The 2018 Dyslexia Drive from

You might have seen recent marketing about a “Dyslexia Drive” now under way in towns across Victoria and NSW. The website on which this is promoted says their sessions are about “How You Can Help Your Child Read”, so the target market seems to be parents of struggling readers.

I was chatting to one of the excellent Dyslexia Victoria Support people, who thought this might be the latest incarnation of the Davis Dyslexia program, for which neither of us are aware of any credible evidence.

I once went to a rather underwhelming information night about this program, and wrote a blog post about it here. There is a MUSEC Briefing which concludes there is no scientific evidence to support its efficacy, the AUSPELD Understanding Learning Difficulties for Parents website concurs, and it’s on the “no convincing evidence” list in the 2017 book Making Sense of Interventions for Children with Developmental Disorders by Caroline Bowen and Pamela Snow (p339).

So I decided to find out from the horse’s mouth. I rang the phone number on this afternoon, and asked if they use the Davis Dyslexia program.

The person who answered said that she used to be a Davis Dyslexia program facilitator, but is now no longer licensed as one, so can’t mention the Davis program on her website.

However, she agreed that her program is the same kind of thing as the Davis program, as it was developed after many years as a Davis facilitator. She also confirmed that she uses a non-phonics-based approach (though scientific research has repeatedly confirmed that phonics is the most effective way to teach children how to read).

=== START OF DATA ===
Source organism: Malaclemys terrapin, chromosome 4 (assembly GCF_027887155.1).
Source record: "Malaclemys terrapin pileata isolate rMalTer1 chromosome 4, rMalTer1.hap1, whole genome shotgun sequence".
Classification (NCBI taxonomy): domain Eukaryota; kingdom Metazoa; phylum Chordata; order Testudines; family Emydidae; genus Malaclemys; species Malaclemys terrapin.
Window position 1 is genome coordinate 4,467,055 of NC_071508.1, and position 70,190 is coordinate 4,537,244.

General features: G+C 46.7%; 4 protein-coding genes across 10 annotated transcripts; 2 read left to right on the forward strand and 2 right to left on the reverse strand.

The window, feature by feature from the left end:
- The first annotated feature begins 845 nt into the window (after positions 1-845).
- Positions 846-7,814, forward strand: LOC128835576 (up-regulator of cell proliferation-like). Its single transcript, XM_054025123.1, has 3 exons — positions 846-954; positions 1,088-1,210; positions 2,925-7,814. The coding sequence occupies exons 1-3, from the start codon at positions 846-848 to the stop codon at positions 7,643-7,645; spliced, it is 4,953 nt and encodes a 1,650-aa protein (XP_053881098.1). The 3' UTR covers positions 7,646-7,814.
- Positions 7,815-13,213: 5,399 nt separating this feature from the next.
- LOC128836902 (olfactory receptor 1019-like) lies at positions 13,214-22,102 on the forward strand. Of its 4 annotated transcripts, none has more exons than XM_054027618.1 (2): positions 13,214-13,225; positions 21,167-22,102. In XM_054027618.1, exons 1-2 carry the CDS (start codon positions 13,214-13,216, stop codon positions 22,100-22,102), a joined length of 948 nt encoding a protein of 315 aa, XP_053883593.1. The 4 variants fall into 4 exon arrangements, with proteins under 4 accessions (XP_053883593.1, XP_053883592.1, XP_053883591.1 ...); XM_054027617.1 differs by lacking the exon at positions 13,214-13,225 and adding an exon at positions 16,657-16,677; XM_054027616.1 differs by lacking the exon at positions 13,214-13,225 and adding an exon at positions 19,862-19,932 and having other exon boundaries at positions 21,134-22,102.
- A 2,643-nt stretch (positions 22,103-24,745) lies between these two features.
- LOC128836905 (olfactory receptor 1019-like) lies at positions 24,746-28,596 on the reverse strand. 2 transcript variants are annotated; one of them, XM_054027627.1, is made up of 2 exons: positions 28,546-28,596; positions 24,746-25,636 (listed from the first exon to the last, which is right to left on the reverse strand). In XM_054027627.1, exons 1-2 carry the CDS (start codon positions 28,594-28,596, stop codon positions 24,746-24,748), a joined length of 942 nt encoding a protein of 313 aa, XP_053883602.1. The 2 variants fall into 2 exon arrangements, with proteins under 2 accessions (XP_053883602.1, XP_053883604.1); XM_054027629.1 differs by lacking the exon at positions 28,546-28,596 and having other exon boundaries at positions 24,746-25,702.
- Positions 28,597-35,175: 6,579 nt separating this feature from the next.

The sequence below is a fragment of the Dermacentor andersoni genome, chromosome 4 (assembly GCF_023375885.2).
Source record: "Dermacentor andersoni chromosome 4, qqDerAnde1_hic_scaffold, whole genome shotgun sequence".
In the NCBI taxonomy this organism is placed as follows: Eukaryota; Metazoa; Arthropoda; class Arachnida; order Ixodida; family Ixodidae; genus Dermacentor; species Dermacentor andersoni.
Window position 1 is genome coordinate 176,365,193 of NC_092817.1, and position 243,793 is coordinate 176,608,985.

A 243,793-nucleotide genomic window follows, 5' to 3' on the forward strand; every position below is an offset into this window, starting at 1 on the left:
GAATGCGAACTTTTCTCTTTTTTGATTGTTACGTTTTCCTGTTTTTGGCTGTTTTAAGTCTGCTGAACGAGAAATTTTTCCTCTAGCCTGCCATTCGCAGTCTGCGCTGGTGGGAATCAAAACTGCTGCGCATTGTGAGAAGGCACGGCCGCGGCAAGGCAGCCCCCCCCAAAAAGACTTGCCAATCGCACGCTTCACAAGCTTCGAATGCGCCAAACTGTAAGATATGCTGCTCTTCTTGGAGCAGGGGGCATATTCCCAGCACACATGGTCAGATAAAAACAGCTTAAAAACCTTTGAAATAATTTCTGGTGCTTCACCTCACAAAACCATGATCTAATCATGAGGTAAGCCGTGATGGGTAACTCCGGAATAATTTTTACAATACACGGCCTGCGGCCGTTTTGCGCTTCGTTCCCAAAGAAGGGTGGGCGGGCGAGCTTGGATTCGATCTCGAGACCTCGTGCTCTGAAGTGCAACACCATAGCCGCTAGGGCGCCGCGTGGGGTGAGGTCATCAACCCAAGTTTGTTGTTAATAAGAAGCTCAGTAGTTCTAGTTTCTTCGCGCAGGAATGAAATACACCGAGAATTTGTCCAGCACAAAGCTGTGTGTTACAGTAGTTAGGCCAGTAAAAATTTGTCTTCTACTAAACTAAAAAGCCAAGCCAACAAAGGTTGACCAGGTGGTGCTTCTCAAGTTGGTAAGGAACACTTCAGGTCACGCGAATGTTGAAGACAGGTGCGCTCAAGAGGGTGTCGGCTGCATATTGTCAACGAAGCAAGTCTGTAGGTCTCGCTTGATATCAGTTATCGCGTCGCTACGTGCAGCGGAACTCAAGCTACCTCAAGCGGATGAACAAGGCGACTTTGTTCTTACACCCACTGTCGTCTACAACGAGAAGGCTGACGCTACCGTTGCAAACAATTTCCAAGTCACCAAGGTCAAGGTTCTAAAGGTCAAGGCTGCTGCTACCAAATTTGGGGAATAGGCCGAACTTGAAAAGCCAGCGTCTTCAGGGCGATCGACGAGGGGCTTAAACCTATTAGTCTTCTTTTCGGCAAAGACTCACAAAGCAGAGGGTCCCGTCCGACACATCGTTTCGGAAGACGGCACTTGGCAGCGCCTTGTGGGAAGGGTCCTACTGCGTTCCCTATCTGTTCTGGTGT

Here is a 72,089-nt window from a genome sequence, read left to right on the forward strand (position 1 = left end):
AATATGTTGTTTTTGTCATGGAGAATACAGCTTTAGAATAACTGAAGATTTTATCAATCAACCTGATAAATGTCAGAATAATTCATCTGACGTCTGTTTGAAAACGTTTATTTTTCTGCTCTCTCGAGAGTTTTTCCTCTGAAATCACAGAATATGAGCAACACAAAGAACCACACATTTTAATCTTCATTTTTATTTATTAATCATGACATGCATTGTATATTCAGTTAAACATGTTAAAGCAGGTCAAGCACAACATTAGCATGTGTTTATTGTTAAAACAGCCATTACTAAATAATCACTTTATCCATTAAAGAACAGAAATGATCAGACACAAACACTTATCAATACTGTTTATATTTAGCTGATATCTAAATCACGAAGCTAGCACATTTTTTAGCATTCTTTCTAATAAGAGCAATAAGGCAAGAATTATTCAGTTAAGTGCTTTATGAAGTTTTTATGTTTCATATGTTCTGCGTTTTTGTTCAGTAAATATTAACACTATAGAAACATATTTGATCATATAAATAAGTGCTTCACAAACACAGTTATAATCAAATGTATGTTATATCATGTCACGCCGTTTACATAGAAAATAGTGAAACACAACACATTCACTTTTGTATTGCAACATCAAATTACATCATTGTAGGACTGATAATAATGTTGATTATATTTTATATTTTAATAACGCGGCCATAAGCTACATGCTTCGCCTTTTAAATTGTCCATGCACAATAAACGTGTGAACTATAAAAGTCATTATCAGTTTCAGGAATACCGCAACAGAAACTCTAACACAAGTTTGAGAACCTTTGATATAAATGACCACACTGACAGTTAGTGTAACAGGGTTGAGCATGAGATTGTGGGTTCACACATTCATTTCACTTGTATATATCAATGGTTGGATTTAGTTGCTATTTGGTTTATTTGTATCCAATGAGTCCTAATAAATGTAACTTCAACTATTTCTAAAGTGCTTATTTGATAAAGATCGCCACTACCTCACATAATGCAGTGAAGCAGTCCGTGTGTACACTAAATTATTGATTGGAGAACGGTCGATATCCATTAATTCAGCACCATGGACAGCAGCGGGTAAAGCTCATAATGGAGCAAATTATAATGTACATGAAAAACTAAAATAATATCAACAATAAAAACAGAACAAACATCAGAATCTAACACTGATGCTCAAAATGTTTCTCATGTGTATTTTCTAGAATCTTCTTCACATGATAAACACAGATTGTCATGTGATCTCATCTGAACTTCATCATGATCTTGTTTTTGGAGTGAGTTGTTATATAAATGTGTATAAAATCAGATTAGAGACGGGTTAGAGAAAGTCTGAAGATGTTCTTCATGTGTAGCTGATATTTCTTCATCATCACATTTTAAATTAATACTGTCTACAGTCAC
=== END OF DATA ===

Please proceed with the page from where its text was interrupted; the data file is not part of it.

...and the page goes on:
She explained that the Davis program is an intensive, face-to-face program, whereas her online courses (which cost $395) are done with parent supervision at home. However, I note that the website also advertises face-to-face courses in helping your child read and write, which cost $5,495 each, as does a maths course, and a course for the “mini picture thinker”.

The website also offers a two-hour face-to-face assessment using the 30-minute Dyslexia Screening Test – Junior. I can’t find an explanation of what happens in the other 90 minutes of this $400 assessment session.

I was unable to locate the professional qualifications of those behind the programs on Perhaps you can.

Rather than information about the supporting evidence for their approach, the website includes multiple “Success Stories”, or testimonials. As Bowen and Snow point out in their abovementioned book, credible health professionals avoid putting testimonials on their websites, but they often appear on websites for programs which lack proper evidence. If a program has proper evidence, the evidence is usually on the website, not testimonials.

There is some true, useful information on the website. There is also stuff that has been comprehensively debunked, for example their information on learning styles (here’s one explanation of why it’s incorrect).

Regarding phonics, the site says that eminent literacy researcher Dr Joe Torgeson has concluded that “if children have not learnt to decode phonemes and use phonics by the end of year two, or at latest, year three – they will probably never understand phonics. They might learn all the rules and you might think they know how to put the words together, but they don’t use those rules when they are reading.

Hmm. I’d be very, very interested to hear Dr Torgeson’s response to this statement. I’m pretty sure he’d say he is being misquoted, and that he was describing a widespread problem, not talking about what’s possible with good, systematic, explicit, intensive phonics intervention.

Anyway, I know enough about to know that I don’t need to find out any more. Children’s precious learning time, and parents’ often-scarce money, should focus on approaches that are based on sound scientific evidence.

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